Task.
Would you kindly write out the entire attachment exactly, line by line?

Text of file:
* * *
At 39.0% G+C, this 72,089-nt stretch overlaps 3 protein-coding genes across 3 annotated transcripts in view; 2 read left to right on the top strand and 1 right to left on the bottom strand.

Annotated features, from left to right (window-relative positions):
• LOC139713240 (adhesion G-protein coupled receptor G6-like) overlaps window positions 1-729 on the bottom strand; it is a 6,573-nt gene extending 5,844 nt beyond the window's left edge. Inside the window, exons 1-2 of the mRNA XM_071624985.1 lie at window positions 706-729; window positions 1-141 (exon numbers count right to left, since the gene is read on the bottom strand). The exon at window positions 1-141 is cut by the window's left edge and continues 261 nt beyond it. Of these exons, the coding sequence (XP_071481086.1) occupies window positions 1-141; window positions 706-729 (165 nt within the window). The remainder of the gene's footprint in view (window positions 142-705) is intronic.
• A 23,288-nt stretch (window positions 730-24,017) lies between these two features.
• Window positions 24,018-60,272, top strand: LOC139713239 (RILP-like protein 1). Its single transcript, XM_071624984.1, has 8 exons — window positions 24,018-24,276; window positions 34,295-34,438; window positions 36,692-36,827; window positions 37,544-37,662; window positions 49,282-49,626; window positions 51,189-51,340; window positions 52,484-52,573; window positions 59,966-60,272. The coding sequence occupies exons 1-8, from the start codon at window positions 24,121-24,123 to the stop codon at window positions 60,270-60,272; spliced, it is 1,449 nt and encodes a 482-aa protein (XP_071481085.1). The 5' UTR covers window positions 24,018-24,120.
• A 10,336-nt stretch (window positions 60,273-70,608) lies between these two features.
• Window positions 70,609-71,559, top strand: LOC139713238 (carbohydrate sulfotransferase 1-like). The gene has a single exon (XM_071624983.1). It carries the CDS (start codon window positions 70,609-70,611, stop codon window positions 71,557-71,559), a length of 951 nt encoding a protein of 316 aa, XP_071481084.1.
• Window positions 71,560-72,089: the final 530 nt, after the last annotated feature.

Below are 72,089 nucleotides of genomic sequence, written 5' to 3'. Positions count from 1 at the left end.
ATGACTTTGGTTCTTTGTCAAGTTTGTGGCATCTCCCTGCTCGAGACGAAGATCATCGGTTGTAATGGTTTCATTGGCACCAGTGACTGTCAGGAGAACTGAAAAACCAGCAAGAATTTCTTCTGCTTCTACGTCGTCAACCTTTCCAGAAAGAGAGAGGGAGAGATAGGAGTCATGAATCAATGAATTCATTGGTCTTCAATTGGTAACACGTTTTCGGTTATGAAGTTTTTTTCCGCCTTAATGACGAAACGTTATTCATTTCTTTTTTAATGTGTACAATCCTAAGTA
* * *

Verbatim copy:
At 39.0% G+C, this 72,089-nt stretch overlaps 3 protein-coding genes across 3 annotated transcripts in view; 2 read left to right on the top strand and 1 right to left on the bottom strand.

Annotated features, from left to right (window-relative positions):
• LOC139713240 (adhesion G-protein coupled receptor G6-like) overlaps window positions 1-729 on the bottom strand; it is a 6,573-nt gene extending 5,844 nt beyond the window's left edge. Inside the window, exons 1-2 of the mRNA XM_071624985.1 lie at window positions 706-729; window positions 1-141 (exon numbers count right to left, since the gene is read on the bottom strand). The exon at window positions 1-141 is cut by the window's left edge and continues 261 nt beyond it. Of these exons, the coding sequence (XP_071481086.1) occupies window positions 1-141; window positions 706-729 (165 nt within the window). The remainder of the gene's footprint in view (window positions 142-705) is intronic.
• A 23,288-nt stretch (window positions 730-24,017) lies between these two features.
• Window positions 24,018-60,272, top strand: LOC139713239 (RILP-like protein 1). Its single transcript, XM_071624984.1, has 8 exons — window positions 24,018-24,276; window positions 34,295-34,438; window positions 36,692-36,827; window positions 37,544-37,662; window positions 49,282-49,626; window positions 51,189-51,340; window positions 52,484-52,573; window positions 59,966-60,272. The coding sequence occupies exons 1-8, from the start codon at window positions 24,121-24,123 to the stop codon at window positions 60,270-60,272; spliced, it is 1,449 nt and encodes a 482-aa protein (XP_071481085.1). The 5' UTR covers window positions 24,018-24,120.
• A 10,336-nt stretch (window positions 60,273-70,608) lies between these two features.
• Window positions 70,609-71,559, top strand: LOC139713238 (carbohydrate sulfotransferase 1-like). The gene has a single exon (XM_071624983.1). It carries the CDS (start codon window positions 70,609-70,611, stop codon window positions 71,557-71,559), a length of 951 nt encoding a protein of 316 aa, XP_071481084.1.
• Window positions 71,560-72,089: the final 530 nt, after the last annotated feature.

Below are 72,089 nucleotides of genomic sequence, written 5' to 3'. Positions count from 1 at the left end.
ATGACTTTGGTTCTTTGTCAAGTTTGTGGCATCTCCCTGCTCGAGACGAAGATCATCGGTTGTAATGGTTTCATTGGCACCAGTGACTGTCAGGAGAACTGAAAAACCAGCAAGAATTTCTTCTGCTTCTACGTCGTCAACCTTTCCAGAAAGAGAGAGGGAGAGATAGGAGTCATGAATCAATGAATTCATTGGTCTTCAATTGGTAACACGTTTTCGGTTATGAAGTTTTTTTCCGCCTTAATGACGAAACGTTATTCATTTCTTTTTTAATGTGTACAATCCTAAGTA